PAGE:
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Designer without artistic pretensions creates works of art for the everyday woman
Phuong My’s 2013 Fall Winter collection inspired by the ‘exquisite virtue’ of Asian women. The clothes, made using wool silk, opaque organza, and silk lace in elegant colors, have come in for praise from both local and international fashion critics.

Phuong My’s first flagship store at the Pasteur - Le Thanh Ton crossroads is just like Phuong My herself: captivating.

Singaporean architect’s Tan Hok Beng’s high-contrast black-and-white catches everyone’s attention.

And catching attention is just what 25-year-old designer My has been doing ever since she won “Discarded to Divine” in 2010, a San Francisco project that raises fund for the poor and homeless by selling wearable piece of art transformed from unusable donated clothing.

My’s dresses made of used men shirts and window curtains were then displayed at De Young Museum. She’s been popular with the media and industry insiders ever since.

She also won the Women’s Mafia’s “Are You Runway Ready” contest in New York the same year, and participated in the New York Fashion Week, Macy’s Fashion Night Out, Tokyo Fashion Fuse. She got there by becoming a popular stylist with magazines like Elle, Harper’s Bazaar, Astonish Magazine, Haute Magazine, Asterisk Magazine and Truxury Magazine.

It was her decision to be a stylist and not just a designer that ignited her career, she says. It was a way to become a part of the industry from the inside out, rather than trying to push her designs in from the outside.

“It is really a hard to engage in this [fashion] industry on your own, without any help. It’s really a struggle for your designs to be recognized. I used to spend a lot of money on delivery costs whenever they [stylists] called to borrow my clothes, without knowing whether they will be used or not. Then I realized that it is better to be part of the process, so I became a stylist,” My told Vietweek.

“Being involved in the field for a few years gives me experiences and rapports with photographers, models, make-up artists, fashion editors - the best of them - and I learned the process of organizing an event or a brand. When I launched my brand, these contacts supported me a lot and everything came more easily. I call that my luck as well.”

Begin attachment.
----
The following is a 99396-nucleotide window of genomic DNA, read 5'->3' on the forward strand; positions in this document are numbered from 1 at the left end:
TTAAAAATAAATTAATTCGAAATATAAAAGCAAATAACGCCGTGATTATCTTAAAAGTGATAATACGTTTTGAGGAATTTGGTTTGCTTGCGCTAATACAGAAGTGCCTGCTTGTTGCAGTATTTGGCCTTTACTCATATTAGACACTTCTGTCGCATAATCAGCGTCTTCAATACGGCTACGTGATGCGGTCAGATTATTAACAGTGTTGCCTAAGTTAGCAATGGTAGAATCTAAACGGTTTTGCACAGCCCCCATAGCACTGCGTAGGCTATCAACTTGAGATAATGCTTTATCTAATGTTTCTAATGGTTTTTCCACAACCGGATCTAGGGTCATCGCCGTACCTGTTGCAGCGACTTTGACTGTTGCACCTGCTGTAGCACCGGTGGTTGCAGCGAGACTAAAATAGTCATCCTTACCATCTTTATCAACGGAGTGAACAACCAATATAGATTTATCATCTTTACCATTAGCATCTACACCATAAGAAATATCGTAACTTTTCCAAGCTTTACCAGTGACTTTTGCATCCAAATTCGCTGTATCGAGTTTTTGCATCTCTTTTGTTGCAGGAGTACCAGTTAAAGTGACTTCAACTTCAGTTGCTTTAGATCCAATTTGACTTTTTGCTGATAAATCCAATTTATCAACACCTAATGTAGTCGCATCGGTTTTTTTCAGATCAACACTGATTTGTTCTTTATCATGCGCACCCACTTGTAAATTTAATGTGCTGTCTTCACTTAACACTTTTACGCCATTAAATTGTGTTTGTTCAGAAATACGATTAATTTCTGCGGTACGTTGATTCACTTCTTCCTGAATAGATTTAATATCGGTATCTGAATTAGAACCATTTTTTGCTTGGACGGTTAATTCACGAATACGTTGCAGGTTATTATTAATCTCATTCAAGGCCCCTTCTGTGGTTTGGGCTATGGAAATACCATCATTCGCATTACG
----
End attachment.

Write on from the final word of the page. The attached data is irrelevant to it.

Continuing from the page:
25-year-old designer Phuong My

Vietnam, ho!

After making a name for herself in America, Europe and the Middle East, her homeland is her next target. But “caution” is the keyword in My’s dictionary of life and business.

“I spent nearly four years doing market research and working with local magazines before entering Vietnam. There is no good or bad market, just advantages and disadvantages. Vietnamese have great purchasing power. In the States, if you earn two thousand dollars a month, you can just spend ten percent on clothing. Vietnamese people, and most Asians, can spend more on things they like.

“However, a hurdle for designers and trend researchers in Vietnam is that the customer does not know what they want, unlike American or European customers who know their needs exactly. Moreover, they [Vietnamese] are under public influence and pressure of criticism. However, for a smart brand, this is a strong point, as the brand can guide the customers towards trends more easily.”

Mesh of civilizations, something for everyone

Looking at My’s designs, it is easy to see the graceful combination of Eastern and Western culture, a mixture of perfection and haphazardness. Providing unique, chic and elegant garments is any brand’s goal, but My also wants to make clothes for the everyday woman.

“I create dresses for women above 30 who are not models, not in their prime of youth and are feeling unbeautiful about their bodies. That’s why my garments focus on the creating sophisticated cuts creating form to enhance woman’s shape.”

My said she loves to sit in her store and talk to the shoppers.

“They do not know that I am the owner, so they will tell the truth. I learn from every customer daily.”


My also says that she is a realistic, not artistic, person.

“I think that if you want to survive in the art world, passion is not enough. Devoting all your time and doing whatever you can for your career is the main point. I used to work in New York and there, money is the last thing artists consider. But it’s different when you start to run a business. If you cannot do anything to nourish and save it, who can?” she said.

But still, My uses art in new and creative ways. She has been working with San Art Studio’s artists to create displays for her store that are works of art in and of themselves.

“I think the project is a good deal for both sides. I offer a platform in the city’s heart for the artworks, including Bich Phuong’s silk painting and Bao Chau’s lacquer, while they will make my showroom more personally appealing.”

She’s done similar collaborations with local artists in her stores around the globe. The young charming designer now says she will open a store in Hanoi around mid-year and enter the Chinese market later this year.     

For My, the journey has been about finding her own path.

She was a serious math student before enrolling in the Academy of Art University in San Francisco, to her parents’ chagrin.

“My parents were mad at me, when I announced that I will quit the math school to pursue my fashion dream. They think that fashion is something vain and seductive. Well, they are right, but their daughter is steadfast in her aspiration. Now, they are still worried about me, but not mad anymore...”

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